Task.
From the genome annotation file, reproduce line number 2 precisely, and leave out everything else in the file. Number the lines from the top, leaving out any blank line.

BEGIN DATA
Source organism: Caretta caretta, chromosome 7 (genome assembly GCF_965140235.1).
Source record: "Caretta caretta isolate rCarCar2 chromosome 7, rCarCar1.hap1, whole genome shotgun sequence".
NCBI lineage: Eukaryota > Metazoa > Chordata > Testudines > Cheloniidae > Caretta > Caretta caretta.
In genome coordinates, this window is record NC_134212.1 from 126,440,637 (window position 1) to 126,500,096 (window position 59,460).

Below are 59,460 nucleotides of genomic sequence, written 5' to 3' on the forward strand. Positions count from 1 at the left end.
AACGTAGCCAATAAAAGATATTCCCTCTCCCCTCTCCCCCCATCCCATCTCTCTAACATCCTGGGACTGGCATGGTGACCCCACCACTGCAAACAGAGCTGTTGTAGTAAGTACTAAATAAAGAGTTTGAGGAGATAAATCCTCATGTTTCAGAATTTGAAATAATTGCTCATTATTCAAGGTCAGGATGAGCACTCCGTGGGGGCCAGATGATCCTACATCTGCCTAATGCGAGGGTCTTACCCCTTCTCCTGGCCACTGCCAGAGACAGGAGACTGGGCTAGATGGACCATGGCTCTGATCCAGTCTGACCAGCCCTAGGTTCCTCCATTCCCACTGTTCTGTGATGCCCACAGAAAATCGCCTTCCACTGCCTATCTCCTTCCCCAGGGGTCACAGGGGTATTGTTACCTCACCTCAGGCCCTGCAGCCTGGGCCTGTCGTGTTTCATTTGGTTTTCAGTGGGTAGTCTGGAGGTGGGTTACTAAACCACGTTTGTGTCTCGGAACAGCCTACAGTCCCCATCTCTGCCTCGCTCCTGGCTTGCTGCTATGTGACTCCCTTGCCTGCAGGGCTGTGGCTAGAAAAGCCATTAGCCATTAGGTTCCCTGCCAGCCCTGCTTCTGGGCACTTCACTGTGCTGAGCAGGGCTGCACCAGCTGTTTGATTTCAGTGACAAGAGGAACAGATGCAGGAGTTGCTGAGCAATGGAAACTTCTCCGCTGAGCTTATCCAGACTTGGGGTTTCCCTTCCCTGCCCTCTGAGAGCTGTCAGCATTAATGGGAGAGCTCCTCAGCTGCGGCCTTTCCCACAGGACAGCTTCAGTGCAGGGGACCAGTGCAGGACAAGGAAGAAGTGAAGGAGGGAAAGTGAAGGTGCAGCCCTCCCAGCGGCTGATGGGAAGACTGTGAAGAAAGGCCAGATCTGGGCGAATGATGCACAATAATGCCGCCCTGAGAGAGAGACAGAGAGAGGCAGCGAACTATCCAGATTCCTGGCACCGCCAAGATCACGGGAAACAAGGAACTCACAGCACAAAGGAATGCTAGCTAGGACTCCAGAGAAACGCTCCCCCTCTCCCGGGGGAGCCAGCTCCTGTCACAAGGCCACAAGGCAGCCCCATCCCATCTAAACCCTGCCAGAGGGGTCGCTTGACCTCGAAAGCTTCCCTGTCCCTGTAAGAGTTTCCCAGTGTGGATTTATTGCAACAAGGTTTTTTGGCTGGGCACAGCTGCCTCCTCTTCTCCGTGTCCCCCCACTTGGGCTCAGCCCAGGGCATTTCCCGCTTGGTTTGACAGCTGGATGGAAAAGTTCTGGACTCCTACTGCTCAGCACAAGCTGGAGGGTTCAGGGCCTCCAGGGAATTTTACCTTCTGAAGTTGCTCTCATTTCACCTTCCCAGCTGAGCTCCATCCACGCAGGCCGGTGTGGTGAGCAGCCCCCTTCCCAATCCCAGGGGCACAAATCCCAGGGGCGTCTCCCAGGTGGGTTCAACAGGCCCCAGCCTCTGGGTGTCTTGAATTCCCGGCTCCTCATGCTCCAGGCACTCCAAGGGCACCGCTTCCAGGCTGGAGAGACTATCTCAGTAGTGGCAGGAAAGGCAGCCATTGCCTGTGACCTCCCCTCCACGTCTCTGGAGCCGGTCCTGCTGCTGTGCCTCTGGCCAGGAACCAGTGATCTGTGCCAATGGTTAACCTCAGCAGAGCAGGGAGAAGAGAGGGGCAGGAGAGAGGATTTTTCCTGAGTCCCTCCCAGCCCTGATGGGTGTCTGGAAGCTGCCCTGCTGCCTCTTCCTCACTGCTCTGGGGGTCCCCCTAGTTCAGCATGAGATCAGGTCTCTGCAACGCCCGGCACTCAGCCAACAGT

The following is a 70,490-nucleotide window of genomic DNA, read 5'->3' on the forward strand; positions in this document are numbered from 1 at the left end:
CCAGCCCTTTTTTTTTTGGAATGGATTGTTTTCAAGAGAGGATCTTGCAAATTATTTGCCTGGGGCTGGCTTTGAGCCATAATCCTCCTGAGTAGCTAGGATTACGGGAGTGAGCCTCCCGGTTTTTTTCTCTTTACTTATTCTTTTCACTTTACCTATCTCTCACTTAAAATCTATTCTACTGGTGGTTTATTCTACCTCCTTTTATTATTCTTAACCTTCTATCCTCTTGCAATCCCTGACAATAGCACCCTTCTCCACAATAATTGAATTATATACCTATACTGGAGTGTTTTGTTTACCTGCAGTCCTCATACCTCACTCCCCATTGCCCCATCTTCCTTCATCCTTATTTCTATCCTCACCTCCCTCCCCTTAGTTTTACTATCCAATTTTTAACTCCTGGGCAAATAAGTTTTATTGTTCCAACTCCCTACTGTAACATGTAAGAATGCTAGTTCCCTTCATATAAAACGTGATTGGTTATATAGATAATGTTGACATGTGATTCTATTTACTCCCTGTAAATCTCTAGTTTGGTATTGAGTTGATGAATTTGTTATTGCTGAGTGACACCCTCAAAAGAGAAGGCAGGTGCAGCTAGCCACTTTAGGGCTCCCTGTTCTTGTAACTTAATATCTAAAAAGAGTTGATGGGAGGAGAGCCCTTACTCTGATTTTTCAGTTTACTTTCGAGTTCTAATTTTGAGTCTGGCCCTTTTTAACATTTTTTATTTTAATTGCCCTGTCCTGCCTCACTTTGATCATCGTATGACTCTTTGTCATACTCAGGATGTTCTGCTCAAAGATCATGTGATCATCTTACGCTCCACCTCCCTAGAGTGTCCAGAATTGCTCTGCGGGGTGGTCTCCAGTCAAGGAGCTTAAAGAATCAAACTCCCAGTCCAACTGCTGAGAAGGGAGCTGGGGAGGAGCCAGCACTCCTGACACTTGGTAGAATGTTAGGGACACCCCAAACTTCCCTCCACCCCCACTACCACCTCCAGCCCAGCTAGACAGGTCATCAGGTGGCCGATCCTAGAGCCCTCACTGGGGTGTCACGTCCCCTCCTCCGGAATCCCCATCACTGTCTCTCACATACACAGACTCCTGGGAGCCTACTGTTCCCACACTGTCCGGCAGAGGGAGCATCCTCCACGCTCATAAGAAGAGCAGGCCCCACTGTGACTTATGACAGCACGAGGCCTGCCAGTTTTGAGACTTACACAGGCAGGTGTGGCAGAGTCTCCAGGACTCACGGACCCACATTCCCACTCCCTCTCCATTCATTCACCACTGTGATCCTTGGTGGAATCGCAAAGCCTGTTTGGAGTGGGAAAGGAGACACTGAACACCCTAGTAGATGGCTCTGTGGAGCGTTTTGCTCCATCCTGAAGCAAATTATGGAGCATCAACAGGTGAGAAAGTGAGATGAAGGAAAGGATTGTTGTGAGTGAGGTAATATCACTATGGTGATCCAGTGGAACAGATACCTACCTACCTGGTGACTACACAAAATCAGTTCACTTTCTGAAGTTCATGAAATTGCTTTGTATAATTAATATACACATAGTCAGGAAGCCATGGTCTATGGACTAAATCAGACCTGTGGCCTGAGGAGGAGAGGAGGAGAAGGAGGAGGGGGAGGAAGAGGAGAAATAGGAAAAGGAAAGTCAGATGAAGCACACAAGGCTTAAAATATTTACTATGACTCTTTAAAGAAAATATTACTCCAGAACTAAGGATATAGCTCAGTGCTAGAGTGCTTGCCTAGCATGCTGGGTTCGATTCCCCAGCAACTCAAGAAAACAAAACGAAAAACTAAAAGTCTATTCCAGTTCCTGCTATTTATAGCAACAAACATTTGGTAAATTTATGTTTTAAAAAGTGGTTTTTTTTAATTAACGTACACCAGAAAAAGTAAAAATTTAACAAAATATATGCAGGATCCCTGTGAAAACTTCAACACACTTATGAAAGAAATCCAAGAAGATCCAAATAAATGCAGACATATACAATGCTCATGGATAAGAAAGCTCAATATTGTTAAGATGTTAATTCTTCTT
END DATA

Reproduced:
Source record: "Caretta caretta isolate rCarCar2 chromosome 7, rCarCar1.hap1, whole genome shotgun sequence".